Landmark decision will ‘make it difficult for councils to turn back the tide’

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A home owner has been awarded $250,000 to replace her Waitakere home in a landmark ruling by a High Court judge, who has also strongly criticised council inspectors.

Lawyers and experts say the decision will expose councils, builders and architects to more liability and more litigation.

And it would seem that ratepayers will be the ones to ultimately bear the brunt of the hundreds of millions of dollars in costs.

Justice David Baragwanath awarded $250,900 to Hobsonville home owner Colleen Dicks in a case heard in two sittings during September and October last year.

The money will allow her to repair or demolish and re-build, and is one of the single largest sums awarded since the leaky homes crisis came to public attention in 2001.

Mrs Dicks sued builder Hobson Swan Construction (in liquidation), its director Robert Henry McDonald and the Waitakere City Council, which issued consents and inspected her house.

In 1994 Mrs Dicks contracted Hobson Swan to build a house. The council gave approval and carried out inspections.

Repairs not done
But soon after moving in, she found water pouring down the inside of windows. She later discovered her house had leak problems and, although McDonald agreed to fix it, repairs were not done.

Justice Baragwanath found the builder’s failure to install seals around windows enabled water to run behind aluminium joinery and penetrate wood framing.

The water then rotted the frame of the house, making it uninhabitable. The judge said the builder failed to maintain proper standards of workmanship.

The council was negligent because staff were “untrained or simply careless”, and had treated the approval process as “a mere formality”.

“There has been a simple abdication of responsibility by the council,” he found, noting that the council had not called its inspectors or offi cers responsible for the building approval process as witnesses in the case.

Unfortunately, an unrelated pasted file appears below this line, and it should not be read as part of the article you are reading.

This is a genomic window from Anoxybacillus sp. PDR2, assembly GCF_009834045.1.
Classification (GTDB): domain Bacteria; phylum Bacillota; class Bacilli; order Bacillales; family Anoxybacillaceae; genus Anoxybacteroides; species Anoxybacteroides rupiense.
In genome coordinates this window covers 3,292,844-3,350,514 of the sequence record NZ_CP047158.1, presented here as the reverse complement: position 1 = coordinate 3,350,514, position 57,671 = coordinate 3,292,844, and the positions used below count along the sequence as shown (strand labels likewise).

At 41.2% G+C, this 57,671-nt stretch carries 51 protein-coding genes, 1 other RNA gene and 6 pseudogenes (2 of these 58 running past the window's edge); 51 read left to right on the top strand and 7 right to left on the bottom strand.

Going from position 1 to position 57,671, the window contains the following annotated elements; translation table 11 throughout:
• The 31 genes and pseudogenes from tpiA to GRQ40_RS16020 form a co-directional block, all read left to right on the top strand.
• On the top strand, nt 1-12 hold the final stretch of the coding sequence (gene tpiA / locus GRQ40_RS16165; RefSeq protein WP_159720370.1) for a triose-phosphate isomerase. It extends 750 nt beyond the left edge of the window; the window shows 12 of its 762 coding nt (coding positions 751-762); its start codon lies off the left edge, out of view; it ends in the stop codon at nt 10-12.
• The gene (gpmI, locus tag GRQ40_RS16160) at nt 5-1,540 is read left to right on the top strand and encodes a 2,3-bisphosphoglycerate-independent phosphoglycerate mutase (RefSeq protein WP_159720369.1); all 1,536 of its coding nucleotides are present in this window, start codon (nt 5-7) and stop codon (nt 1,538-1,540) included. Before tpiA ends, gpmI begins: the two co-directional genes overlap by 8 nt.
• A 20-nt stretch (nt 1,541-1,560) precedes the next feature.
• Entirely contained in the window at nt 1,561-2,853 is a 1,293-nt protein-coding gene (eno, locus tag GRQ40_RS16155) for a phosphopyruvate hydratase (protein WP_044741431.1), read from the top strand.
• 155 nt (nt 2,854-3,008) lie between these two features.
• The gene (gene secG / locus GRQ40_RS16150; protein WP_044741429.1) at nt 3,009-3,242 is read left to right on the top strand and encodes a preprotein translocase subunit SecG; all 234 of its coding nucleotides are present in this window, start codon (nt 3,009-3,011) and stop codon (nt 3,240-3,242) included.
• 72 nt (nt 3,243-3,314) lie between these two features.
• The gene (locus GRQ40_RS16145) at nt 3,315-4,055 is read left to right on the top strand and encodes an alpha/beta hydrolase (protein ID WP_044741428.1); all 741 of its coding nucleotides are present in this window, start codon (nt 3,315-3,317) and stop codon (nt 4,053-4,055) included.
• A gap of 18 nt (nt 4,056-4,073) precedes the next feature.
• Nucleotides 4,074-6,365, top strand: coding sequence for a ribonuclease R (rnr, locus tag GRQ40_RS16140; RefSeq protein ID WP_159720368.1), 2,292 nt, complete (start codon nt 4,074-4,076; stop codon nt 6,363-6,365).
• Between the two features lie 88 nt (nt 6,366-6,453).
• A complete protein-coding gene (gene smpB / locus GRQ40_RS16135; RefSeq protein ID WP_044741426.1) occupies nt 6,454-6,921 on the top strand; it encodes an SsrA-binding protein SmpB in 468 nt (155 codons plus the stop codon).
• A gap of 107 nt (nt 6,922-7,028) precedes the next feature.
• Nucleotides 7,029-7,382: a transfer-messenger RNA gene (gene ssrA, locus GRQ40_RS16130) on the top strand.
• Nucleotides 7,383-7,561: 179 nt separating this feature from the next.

Matt Josephson of Grimshaw & Co, the law firm which represented Mrs Dicks, said the decision meant councils, builders and architects were more liable for leaky building costs.

“They’re in the gun because this ruling has the potential to cost them all more,” he said.

Mrs Dicks said she had not lived in the house for 14 months and would like to sell it or demolish it and re-build.

“I’d like to start from scratch but I have to get some quotes and see what’s logical,” she said.

Waitakere mayor Bob Harvey said he did not know about the case but if the court found against it, the council should pay what was owed and not appeal.

“If we’ve not done what we’re supposed to do, we say sorry and write the cheque and that’s the way it is.

“I don’t want to prolong people’s agony. Leaky buildings are a nightmare for everyone and I don’t think we’ll be the only ones making provision for writing hefty cheques.”

The council’s legal services manager, Denis Sheard, said it was up to the council’s insurer to decide whether an appeal would be lodged.

He was worried about a move towards blaming councils almost solely for leaky building problems.

Mr Josephson said the judgment found the council failed.

“The council’s evidence was essentially that it complied with the standards of the time, which were not particularly high.

“The court held that even if the council did meet the prevailing standards, this did not fulfil the council’s obligations and the council was accordingly negligent.

“We hope the result will assist other leaky home owners and in their claims against architects, builders and councils. The principles will apply equally to them.”

Widespread implications
Philip O’Sullivan of building consultants Prendos, which made reports on the house, said the case had widespread implications.

“The judge has said council standards were too low in this case and probably across the board, so this will make it difficult for councils to defend similar claims. And there are many.

“The judge effectively awarded 100% damages, including general damages for anxiety and distress of $22,500, which is considered high.

“Councils will find it very difficult to turn back the tide with this decision in place.”

The Weathertight Homes Resolution Service had more than 3000 leaky building claims. Of those, 1419 were within Auckland City boundaries.

At time of going to press the Waitakere City Council was set to challenge the ruling through the Court of Appeal.